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The family of a freshman whose hazing by the Phi Delta Theta fraternity last November sent him to the hospital has filed suit alleging that University of Arkansas administration officials knew about alcohol abuse at the fraternity house and did nothing to stop it.
The suit cites e-mails between the university and fraternity about alcohol-related incidents.
Nicholas Brown, the student; his parents Douglas and Rebecca Brown; and his sister January Brown are suing the state chapter of Phi Delta Theta, its national organization, three employees of the university and members of the fraternity. The suit was filed Monday in Pulaski Circuit Court.
The suit also alleges that the punishment meted to the fraternity — the fraternity’s campus activity was suspended indefinitely, but the organization is working its way back to reinstatement — was light and stemmed from the millions of dollars in donations and housing payments that fraternities bring to the UA.
The suit was also filed against the university with the Arkansas State Claims Commission.
According to the complaint, on Nov. 12, 2009, Nicholas Brown, a pledge of the Phi Delta Theta Fraternity, was instructed to go to the fraternity house and report to the basement, a room the brothers called “The Dungeon” because it had no video surveillance cameras or windows, and to bring his “hoodwink,” a pillowcase that would serve as a blindfold.
A few hours later, he was admitted to Washington Regional Medical Center, where he experienced tonic-clonic seizures and acute respiratory failure before slipping into a coma. His blood alcohol level was .68, more than eight times the legal limit.
In the time in between, the complaint says Brown was abused verbally and physically and forced to drink copious amounts of whiskey and beer while the “big brothers” of the fraternity placed bets on which of the pledges could drink the most.
Some time around 11:40 p.m., Brown stumbled out of the house and passed out on the sidewalk behind the fraternity house. A group of students found him and answered his ringing cell phone. His girlfriend, who was on the other end, hurried to pick Brown up and an ambulance was called.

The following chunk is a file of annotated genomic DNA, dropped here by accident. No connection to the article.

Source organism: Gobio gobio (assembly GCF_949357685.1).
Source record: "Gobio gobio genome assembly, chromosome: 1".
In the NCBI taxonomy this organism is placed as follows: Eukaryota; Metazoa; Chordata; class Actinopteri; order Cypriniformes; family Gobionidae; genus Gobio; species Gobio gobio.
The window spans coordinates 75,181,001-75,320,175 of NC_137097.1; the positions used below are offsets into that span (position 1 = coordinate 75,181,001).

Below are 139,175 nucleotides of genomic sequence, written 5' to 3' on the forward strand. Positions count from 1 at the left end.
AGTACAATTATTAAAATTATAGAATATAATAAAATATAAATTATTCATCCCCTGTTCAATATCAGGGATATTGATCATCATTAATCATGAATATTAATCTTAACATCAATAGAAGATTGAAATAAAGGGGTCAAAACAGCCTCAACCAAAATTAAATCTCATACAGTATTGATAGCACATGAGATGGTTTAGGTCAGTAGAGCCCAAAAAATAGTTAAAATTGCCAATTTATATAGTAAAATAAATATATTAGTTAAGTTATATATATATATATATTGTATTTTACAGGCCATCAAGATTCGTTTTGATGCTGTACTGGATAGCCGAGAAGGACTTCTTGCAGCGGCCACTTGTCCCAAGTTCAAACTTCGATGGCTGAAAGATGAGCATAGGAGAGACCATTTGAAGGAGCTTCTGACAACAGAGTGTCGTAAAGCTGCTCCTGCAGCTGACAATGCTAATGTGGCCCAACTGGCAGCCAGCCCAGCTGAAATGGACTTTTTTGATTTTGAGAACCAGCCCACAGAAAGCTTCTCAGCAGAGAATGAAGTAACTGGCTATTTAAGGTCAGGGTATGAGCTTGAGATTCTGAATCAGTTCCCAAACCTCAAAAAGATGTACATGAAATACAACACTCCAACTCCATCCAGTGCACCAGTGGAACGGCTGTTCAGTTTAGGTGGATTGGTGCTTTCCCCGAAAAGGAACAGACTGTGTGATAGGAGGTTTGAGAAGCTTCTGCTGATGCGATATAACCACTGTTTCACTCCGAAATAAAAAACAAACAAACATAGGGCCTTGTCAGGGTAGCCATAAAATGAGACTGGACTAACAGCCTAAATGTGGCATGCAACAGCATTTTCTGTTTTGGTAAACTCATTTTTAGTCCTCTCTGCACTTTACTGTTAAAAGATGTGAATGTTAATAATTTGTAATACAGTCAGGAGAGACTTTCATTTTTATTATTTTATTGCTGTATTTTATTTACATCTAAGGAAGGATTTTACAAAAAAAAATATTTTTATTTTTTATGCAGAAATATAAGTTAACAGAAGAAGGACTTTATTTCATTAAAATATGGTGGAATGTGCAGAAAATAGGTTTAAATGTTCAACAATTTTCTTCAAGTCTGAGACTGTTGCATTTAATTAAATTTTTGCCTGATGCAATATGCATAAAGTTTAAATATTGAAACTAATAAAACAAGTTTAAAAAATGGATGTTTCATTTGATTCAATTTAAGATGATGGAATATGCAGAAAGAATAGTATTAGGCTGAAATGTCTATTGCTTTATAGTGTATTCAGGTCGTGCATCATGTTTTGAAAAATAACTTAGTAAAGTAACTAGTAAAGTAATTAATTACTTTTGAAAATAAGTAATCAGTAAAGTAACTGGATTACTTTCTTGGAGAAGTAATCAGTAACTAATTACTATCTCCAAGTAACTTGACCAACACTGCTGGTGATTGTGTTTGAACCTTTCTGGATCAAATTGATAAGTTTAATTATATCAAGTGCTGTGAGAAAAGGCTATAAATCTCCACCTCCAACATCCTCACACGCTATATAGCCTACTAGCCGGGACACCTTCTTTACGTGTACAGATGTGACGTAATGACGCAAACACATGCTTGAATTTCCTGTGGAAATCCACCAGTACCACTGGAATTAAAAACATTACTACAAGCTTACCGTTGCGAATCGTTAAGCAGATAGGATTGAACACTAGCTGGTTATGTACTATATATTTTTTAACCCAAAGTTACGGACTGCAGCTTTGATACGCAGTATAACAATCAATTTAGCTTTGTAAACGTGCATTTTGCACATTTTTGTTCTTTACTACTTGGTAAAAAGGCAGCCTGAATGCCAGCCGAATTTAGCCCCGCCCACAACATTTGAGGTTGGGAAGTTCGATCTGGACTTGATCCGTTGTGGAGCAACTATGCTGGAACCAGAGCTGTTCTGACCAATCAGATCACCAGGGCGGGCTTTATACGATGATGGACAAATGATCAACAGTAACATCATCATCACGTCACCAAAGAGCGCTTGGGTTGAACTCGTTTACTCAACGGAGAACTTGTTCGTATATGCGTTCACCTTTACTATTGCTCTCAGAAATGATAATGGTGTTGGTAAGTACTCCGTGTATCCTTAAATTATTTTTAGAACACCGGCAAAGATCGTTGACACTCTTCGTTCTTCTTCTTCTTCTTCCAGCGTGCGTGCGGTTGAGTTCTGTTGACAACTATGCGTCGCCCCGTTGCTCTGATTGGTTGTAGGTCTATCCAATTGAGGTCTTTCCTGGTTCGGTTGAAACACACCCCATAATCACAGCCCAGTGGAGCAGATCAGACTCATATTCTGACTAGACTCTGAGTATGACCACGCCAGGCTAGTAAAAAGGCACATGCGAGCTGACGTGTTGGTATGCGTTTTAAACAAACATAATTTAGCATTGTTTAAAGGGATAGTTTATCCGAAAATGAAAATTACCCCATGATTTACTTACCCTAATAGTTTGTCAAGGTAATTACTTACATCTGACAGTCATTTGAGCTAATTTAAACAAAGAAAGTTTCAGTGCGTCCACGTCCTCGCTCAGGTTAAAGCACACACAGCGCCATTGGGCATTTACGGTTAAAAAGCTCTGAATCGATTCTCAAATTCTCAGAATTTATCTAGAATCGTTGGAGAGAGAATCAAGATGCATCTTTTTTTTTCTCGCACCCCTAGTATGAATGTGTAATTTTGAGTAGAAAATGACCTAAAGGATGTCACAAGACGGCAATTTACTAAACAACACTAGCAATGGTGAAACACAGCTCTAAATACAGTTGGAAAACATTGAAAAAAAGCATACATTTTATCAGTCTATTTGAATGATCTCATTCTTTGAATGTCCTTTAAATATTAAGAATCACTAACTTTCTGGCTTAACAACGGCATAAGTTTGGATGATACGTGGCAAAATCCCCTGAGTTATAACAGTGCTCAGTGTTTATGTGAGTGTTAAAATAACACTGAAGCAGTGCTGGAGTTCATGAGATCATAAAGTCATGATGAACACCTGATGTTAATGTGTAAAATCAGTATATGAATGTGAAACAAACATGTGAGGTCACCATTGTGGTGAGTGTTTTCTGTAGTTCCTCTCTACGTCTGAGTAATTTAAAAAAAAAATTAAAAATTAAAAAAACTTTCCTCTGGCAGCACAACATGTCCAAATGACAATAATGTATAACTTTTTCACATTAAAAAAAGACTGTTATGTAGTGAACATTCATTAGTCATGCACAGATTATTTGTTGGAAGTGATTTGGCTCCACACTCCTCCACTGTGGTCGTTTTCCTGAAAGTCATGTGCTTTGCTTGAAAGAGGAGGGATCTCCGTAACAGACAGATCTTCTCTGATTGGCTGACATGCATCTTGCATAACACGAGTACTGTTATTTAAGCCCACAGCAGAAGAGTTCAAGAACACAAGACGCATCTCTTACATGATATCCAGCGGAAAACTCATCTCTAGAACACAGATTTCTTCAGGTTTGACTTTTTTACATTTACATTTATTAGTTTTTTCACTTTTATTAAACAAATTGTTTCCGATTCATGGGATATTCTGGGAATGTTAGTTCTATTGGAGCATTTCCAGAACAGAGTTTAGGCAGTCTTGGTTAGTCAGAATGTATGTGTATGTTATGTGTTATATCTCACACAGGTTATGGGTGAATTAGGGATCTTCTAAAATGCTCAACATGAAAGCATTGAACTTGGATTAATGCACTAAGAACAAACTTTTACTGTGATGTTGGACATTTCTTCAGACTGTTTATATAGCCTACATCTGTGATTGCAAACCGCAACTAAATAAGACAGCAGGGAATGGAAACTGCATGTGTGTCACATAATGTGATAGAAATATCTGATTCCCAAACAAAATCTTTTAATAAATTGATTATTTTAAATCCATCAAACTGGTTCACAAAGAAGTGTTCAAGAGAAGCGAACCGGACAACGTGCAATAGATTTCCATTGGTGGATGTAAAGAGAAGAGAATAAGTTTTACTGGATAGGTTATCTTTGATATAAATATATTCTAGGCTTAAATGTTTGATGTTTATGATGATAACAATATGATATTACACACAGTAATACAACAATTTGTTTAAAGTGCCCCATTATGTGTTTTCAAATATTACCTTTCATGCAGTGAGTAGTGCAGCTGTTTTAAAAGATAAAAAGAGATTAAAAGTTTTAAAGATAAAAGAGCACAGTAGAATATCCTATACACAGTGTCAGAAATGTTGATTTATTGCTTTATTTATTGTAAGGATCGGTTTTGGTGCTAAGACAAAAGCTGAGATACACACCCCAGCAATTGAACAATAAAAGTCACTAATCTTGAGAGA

Brown was in a coma for a time, but eventually recovered, something his doctors considered unusual. The Phi Delta Theta fraternity is on its way to being reinstated. About thirty freshmen and sophomores are currently living in the house on campus.
Ryan Allen, a Little Rock attorney who represents Brown, says the suit is about something bigger than one isolated hazing incident. Allen said the e-mail correspondence between the fraternity and the university was “just amazing. It’s basically about how the university officials were in cahoots with the Phi Delts the whole time and it’s all based on money and the big donations the Phi Deltas give every year.”
E-mails show that Parice Bowser, the coordinator of Greek Life for the university, had knowledge that the Phi Delta fraternity was violating the school’s, and the fraternity’s own, alcohol policies.
An e-mail sent to Bowser from Matthew Mills, with the university police department, in September 2009 says that one of the fraternity’s party marshals was doing shots at a supposedly alcohol-free party. The university’s police department provided security for the fraternity parties and officers consistently witnessed students drinking, the complaint says.
Allen says previous alcohol-related incidents at the fraternity house should have prompted more action from the school.
The complaint alleges that in the wake of the November 2009 incident, “the university and the national fraternity were only concerned about protecting alumni donations and the yearly fees” paid by the fraternity and “in an effort to keep housing revenue uninterrupted from the Phi Delta Theta house, agreed to allow freshmen pledges to live in the fraternity house to kick start the new chapter.”
An e-mail from Danny Pugh, vice president for student affairs at U of A, to Chancellor David Gearhart and others says “if current residents of the house are released, they would be required to move in to University Housing per their existing contract. As such, any possibility of first year students moving in would be a one-for-one swap that conceptually would be revenue neutral to the chapter and University Housing.” Pugh also discusses the university’s “universal commitment to the chapter and the potential for an immediate re-colonization option” for existing members of the pledge class. In another e-mail from Pugh, he reminds Bowser, “One last note … We have a PDT alum as Trustee!”
The complaint alleges negligence and gross negligence, assault and battery, among other charges. Bob Biggs, executive vice president for Phi Delta Theta International Fraternity, had no comment on the merits of the suit.
John Diamond, Associate Vice Chancellor at the University of Arkansas, said in a statement, “In response to a lawsuit filed by Nicholas Brown in Little Rock yesterday, the University of Arkansas strongly disagrees with the allegations asserted against three University officials. The University has policies in place to promote responsible behavior by its students, and its officials take appropriate action against those who violate such policies. The allegations against the University officials are unfounded, and we are confident that they will be dismissed. Given that this matter is now in court, it’s appropriate at this time for us to refrain from any further comment outside of the judicial process.”
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